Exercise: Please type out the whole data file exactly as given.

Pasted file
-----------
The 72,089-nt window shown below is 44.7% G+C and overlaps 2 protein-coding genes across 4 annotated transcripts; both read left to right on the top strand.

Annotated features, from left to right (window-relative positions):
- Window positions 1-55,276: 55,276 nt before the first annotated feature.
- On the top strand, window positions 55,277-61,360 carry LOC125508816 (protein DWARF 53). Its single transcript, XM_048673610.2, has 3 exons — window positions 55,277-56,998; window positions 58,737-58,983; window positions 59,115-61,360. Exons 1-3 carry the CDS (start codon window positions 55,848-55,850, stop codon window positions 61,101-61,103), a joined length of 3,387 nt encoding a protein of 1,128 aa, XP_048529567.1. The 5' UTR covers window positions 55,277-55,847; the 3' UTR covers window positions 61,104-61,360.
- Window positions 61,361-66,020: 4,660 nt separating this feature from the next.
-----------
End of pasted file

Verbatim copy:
The 72,089-nt window shown below is 44.7% G+C and overlaps 2 protein-coding genes across 4 annotated transcripts; both read left to right on the top strand.

Annotated features, from left to right (window-relative positions):
- Window positions 1-55,276: 55,276 nt before the first annotated feature.
- On the top strand, window positions 55,277-61,360 carry LOC125508816 (protein DWARF 53). Its single transcript, XM_048673610.2, has 3 exons — window positions 55,277-56,998; window positions 58,737-58,983; window positions 59,115-61,360. Exons 1-3 carry the CDS (start codon window positions 55,848-55,850, stop codon window positions 61,101-61,103), a joined length of 3,387 nt encoding a protein of 1,128 aa, XP_048529567.1. The 5' UTR covers window positions 55,277-55,847; the 3' UTR covers window positions 61,104-61,360.
- Window positions 61,361-66,020: 4,660 nt separating this feature from the next.